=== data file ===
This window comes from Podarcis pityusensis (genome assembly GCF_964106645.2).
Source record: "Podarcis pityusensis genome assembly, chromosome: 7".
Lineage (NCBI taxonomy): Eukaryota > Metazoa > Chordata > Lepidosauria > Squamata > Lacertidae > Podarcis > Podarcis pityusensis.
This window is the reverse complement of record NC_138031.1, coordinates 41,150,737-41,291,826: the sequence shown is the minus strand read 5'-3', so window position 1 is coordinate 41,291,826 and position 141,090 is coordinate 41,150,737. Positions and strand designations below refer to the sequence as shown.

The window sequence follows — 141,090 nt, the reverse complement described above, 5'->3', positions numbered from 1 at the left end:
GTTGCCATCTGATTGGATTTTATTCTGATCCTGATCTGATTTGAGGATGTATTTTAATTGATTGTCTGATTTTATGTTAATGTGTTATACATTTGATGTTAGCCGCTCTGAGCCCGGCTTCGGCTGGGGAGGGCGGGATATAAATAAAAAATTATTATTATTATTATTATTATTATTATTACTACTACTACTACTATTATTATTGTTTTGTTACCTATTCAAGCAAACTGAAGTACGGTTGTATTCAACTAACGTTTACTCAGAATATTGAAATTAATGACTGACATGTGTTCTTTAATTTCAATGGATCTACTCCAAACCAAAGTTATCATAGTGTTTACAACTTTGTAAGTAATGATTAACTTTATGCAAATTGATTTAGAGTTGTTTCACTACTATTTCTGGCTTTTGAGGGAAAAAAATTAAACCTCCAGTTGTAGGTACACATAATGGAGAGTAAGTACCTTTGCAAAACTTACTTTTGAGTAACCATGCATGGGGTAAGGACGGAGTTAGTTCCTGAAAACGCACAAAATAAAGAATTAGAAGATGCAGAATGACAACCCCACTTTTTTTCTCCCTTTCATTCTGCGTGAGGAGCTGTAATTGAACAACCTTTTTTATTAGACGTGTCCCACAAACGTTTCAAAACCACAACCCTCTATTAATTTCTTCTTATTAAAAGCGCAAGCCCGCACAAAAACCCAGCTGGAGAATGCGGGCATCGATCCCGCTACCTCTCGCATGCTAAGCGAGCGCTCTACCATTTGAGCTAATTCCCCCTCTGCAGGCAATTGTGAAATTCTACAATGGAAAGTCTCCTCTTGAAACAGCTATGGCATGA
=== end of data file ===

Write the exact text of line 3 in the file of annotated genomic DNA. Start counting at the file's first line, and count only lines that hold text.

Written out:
Lineage (NCBI taxonomy): Eukaryota > Metazoa > Chordata > Lepidosauria > Squamata > Lacertidae > Podarcis > Podarcis pityusensis.